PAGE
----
If you saw me there, would you know who I play for? Would I stand, sit or kneel? Would I remove my cap and put my hand over my heart? Would I look to my jersey or my colleagues to know whose team I was on? If the national anthem played, would I sing it?
It’s a good question: the game is about to start, who do you play for?
I was born kinesthetic. Not until some time later did I realize I had God to thank for that. Not until I came to know Jesus did I realize I had to do something about it.
Several Washington Nationals players drove this home for me during the post- game celebration of Faith Day at Nats Park. There, a group of professional baseball players who had just slugged it out for an awesome nine innings, sauntered over in street clothes to talk with us about God, Jesus and baseball.
Great combination, huh?
I like to say (and even write :)) that I’m a Kinesthetic Christian, but these guys take this to a totally new level. They’re way better at being kinesthetic than I am. They’ve certainly made WAY more of their gift than I have made of mine.
Yet, one by one, they share honest stories of struggle in the midst of their exceedingly successful careers in baseball – one via relationship, one due to injury and one in a dire crisis of confidence. When these guys thought they had finally “arrived,” the bottom fell out. Forced to give up what they had always dreamed about, a door opened to something they hadn’t known was missing. That’s when faith took hold.
Daniel Murphy calls it filling a “Jesus-shaped hole.” And he is candid about speaking – not just about God – but about Jesus. His savior is Jesus; he’ll say it again, Jesus. Because, says Murphy, “Jesus demands a response.”
Wow. I can get on board with that. God has a lot of names these days and shows up in a lot of places. But Jesus, now that guy makes demands. If you follow Jesus, he shows up and then asks, What are you gonna do about me?!
Over the weekend, the major league ball players wore youth-style jerseys with a spot on the sleeve to write the name of a person who has aided their career. Murph wore “JESUS.” He’s proclaiming the name all over the tv screen, because Murph is all over the tv screen. For his time in the spotlight Daniel Murphy’s got a platform, and he plans on using it. During his turn in the batter’s box he makes plain that he is a Christian and is doing his darnedest to be a good representative of the family tree.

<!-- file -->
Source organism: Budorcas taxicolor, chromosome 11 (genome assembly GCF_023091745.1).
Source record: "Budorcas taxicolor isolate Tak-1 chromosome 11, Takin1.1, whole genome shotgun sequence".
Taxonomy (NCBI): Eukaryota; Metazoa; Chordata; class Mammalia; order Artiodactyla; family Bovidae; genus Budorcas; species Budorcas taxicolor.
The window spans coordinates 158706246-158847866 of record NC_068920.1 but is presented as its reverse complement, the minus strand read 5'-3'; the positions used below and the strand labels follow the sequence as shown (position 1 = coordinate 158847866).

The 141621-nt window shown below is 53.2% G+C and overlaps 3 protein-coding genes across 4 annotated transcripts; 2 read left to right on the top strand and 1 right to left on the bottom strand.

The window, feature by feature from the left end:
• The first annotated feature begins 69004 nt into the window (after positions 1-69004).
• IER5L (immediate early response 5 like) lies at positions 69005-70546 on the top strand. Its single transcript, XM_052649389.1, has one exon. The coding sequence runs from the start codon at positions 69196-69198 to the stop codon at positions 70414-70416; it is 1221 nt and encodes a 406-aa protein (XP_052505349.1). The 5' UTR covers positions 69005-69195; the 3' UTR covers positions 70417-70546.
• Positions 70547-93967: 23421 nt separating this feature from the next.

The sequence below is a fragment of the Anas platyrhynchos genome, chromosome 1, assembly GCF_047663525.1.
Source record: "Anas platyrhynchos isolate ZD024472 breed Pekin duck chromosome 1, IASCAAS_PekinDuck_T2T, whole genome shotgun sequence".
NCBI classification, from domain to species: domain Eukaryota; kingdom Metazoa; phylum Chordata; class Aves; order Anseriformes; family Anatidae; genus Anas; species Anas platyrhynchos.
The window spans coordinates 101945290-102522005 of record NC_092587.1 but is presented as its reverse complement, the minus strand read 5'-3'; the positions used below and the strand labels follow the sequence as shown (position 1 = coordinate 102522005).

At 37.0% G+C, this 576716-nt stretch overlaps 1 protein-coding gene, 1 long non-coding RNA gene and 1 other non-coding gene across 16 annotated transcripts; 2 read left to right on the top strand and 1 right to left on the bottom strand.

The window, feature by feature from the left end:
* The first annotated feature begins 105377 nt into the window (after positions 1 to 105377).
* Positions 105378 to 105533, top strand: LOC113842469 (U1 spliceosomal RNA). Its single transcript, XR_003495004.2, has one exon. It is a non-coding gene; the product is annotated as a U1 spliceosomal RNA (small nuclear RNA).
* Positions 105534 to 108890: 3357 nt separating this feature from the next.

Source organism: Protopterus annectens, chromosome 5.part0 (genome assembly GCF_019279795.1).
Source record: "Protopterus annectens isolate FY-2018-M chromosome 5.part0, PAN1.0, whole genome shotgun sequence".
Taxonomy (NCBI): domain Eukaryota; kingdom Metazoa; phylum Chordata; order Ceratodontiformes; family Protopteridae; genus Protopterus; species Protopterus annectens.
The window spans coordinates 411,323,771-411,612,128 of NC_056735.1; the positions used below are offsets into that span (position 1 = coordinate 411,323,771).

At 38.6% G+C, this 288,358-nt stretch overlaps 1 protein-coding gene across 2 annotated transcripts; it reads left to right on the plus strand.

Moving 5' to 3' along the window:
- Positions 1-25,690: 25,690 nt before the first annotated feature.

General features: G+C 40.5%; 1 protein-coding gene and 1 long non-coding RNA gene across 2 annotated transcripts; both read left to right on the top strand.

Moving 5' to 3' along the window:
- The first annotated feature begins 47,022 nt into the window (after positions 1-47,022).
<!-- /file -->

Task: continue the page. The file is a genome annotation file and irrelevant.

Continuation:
God made him a good baseball player. Jesus demands a response.
All three ball players who were interviewed by Nats commentator Bob Carpenter confessed that it’s never easy in the “Big Leagues.” Here, as celebrated athletes at the top of their profession, they bubble in a daily cauldron of nearly unimaginable pressure… Perform now. The game, the season, your career is on the line. Talk about tension!
They have discovered the secret to tension. “There’s more to life than baseball…We need to be a light to all the others.”
Oh, what a welcome message that is to hear. As an avid sports fan and regular contestant, I confess that I cringe every time I hear an interview with a winning athlete that goes something like this:
Interviewer: “So what is your advice to young players who want to play pro ball?”
Athlete: “You just have to believe in yourself and never give up.”
NO!!! I want to holler back. Believing in yourself, even with the grittiest of discipline, will only get you so far. To get the rest of the way, you have to surrender. Surrender success, achievements, medals, trophies, and even the World Series ring. Give it all to God. Then, when you can subsist on what’s left after giving up all that, Jesus meets us, and it’s the best thing ever. Better than we could have ever planned, imagined, or dreamed.
God doesn’t want our trophies; God wants us.
This is the message these ballplayers are trying to live out. Wieters, Rendon and Murphy, plus Goodwin, Drew, Taylor, Lobaton and NY Met, Brendan Nimmo, are here to let us know it.
I’m looking at you guys through different eyes now. You take kinesthetic to a whole new level, and its good, very good. I hope it takes you all the way this year because really, what would God do with a World Series ring, anyway?
It was a great game. It had me on my feet a lot, and I’m making no apologies for that. It’s just the way I’m wired. When I see a great play, I’m on my feet. Throw a guy out from center, peg a guy out from third, make a diving grab, homer, RBI, strike them out … I’m up! Clapping. Hollering. I can’t help it; I’m kinesthetic. I was born that way.
So now I am asking myself… Why am I not on my feet when my pastor hits one out of the park? When God makes a great play, why am I satisfied to applaud politely from my pew? What if I were as enthusiastic about my faith as I am about my favorite team?
Thank you for speaking up, Matt, Anthony, Murph and friends. God may speak with a still, small voice, but Jesus demands a response. You are living yours out in front of us. Thank you for reminding me that I must live out mine.